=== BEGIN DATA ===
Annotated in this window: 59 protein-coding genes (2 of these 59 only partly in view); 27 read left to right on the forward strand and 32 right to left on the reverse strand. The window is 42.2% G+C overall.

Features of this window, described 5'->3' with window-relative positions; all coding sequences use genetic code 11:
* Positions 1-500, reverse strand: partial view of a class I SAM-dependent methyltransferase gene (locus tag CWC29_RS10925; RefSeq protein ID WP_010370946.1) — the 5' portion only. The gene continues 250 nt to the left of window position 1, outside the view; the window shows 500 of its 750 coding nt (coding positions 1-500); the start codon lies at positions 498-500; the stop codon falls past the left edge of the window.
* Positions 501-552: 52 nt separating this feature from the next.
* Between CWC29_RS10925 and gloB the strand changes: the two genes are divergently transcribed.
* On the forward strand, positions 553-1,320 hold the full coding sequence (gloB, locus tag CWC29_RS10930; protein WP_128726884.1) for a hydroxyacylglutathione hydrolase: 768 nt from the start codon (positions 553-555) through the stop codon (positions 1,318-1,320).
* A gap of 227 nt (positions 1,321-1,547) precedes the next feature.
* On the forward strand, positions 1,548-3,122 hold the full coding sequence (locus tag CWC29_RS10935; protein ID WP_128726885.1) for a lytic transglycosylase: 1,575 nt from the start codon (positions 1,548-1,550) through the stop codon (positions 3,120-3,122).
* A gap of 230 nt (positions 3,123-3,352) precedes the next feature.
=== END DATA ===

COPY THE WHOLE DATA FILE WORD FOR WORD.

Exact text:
Annotated in this window: 59 protein-coding genes (2 of these 59 only partly in view); 27 read left to right on the forward strand and 32 right to left on the reverse strand. The window is 42.2% G+C overall.

Features of this window, described 5'->3' with window-relative positions; all coding sequences use genetic code 11:
* Positions 1-500, reverse strand: partial view of a class I SAM-dependent methyltransferase gene (locus tag CWC29_RS10925; RefSeq protein ID WP_010370946.1) — the 5' portion only. The gene continues 250 nt to the left of window position 1, outside the view; the window shows 500 of its 750 coding nt (coding positions 1-500); the start codon lies at positions 498-500; the stop codon falls past the left edge of the window.
* Positions 501-552: 52 nt separating this feature from the next.
* Between CWC29_RS10925 and gloB the strand changes: the two genes are divergently transcribed.
* On the forward strand, positions 553-1,320 hold the full coding sequence (gloB, locus tag CWC29_RS10930; protein WP_128726884.1) for a hydroxyacylglutathione hydrolase: 768 nt from the start codon (positions 553-555) through the stop codon (positions 1,318-1,320).
* A gap of 227 nt (positions 1,321-1,547) precedes the next feature.
* On the forward strand, positions 1,548-3,122 hold the full coding sequence (locus tag CWC29_RS10935; protein ID WP_128726885.1) for a lytic transglycosylase: 1,575 nt from the start codon (positions 1,548-1,550) through the stop codon (positions 3,120-3,122).
* A gap of 230 nt (positions 3,123-3,352) precedes the next feature.